Title of Presentation: A Probabilistic Approach to Trajectory Generation in the Presence of Uncertainty

Primary (Corresponding) Author: Jeffrey B Jewell

Organization of Primary Author: NASA Jet Propulsion Laboratory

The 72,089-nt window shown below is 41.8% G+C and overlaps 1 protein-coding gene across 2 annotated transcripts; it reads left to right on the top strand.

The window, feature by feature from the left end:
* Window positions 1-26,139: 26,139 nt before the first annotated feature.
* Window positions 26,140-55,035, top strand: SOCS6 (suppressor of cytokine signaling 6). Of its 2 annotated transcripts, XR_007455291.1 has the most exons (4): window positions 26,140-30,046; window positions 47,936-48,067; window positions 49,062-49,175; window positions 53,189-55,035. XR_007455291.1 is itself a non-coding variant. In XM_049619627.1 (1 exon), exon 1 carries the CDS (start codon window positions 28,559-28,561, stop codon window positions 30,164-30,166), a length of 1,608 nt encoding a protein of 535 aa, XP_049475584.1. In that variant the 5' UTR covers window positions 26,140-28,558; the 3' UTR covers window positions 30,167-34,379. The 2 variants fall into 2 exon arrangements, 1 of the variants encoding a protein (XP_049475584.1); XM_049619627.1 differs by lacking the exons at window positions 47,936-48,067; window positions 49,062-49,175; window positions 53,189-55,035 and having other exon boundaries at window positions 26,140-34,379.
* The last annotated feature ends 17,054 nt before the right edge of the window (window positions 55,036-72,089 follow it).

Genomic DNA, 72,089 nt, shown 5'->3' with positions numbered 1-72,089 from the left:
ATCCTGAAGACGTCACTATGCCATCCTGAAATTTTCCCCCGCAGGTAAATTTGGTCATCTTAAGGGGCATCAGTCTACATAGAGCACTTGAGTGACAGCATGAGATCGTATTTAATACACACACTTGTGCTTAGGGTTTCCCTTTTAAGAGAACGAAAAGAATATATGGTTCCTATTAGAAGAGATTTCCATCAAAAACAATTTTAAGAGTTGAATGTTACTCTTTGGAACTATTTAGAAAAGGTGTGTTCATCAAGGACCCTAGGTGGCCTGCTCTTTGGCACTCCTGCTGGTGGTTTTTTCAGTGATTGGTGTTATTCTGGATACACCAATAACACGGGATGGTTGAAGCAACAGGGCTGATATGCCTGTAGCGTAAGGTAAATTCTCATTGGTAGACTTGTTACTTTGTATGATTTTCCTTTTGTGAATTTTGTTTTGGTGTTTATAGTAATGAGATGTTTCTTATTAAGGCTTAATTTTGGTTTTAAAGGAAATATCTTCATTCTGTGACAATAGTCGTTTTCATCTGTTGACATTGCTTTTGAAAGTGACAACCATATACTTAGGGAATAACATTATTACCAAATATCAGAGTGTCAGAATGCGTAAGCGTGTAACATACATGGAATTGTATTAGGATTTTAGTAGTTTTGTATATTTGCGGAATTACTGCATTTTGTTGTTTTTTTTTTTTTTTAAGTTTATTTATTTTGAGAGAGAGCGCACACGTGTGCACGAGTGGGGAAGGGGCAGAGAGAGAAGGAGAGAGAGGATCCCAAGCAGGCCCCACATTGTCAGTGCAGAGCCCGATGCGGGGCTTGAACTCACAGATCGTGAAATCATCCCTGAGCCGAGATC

Abstract: I will discuss development of the software “EPISODE” (Evaluation of the Posterior for the Inference of Solutions of Ordinary Differential Equations) for an implementation of a probabilistic (Bayesian) approach for reasoning about dynamical systems in the presence of uncertainty with application to intelligent mission simulation, trajectory generation, and nonlinear continuous trajectory control, in order to increase life cycle effectiveness and efficiency of the Science Mission Directorate research endeavors, in particular: 1) to reduce mission development time, risk, and cost through advanced simulation and design capabilities, and 2) to increase mission duration and reliability through autonomous operations and control.  The work proposed here provides algorithmic advances for the use of dynamical systems theory and optimal control, an approach to trajectory design that has already achieved a dramatic reduction in mission planning time for the Genesis mission, in solving for the trajectory design in less than ONE day as opposed to 8-12 weeks!! The work proposed here will further the automation and accuracy with which these trajectories can be discovered and optimal control laws synthesized for more complex missions for longer duration, with multiple objectives, over the full spectrum of fuel expense penalty (from longer time low thrust to large control inputs). Although this proposal specifically targets the mission design problem, we note that the EPISODE framework is completely general and may be applied to any engineering problem described by differential equations.  The proposed work directly addresses several of NASA’s strategic objectives including 1) Undertake robotic and human lunar exploration to further science and to develop and test new approaches, technologies, and systems to enable and support sustained human and robotic exploration of Mars and more distant destinations, 2) Conduct robotic exploration across the Solar System for scientific purposes and to support human exploration in particular, explore Jupiter’s moons, asteroids, and other bodies to search for evidence of life, to understand the history of the Solar System, and to search for resources, 3) Develop and demonstrate power generation, propulsion, life support, and other key capabilities required to support more distant, more capable, and/or longer duration human and robotic exploration of Mars and other destinations.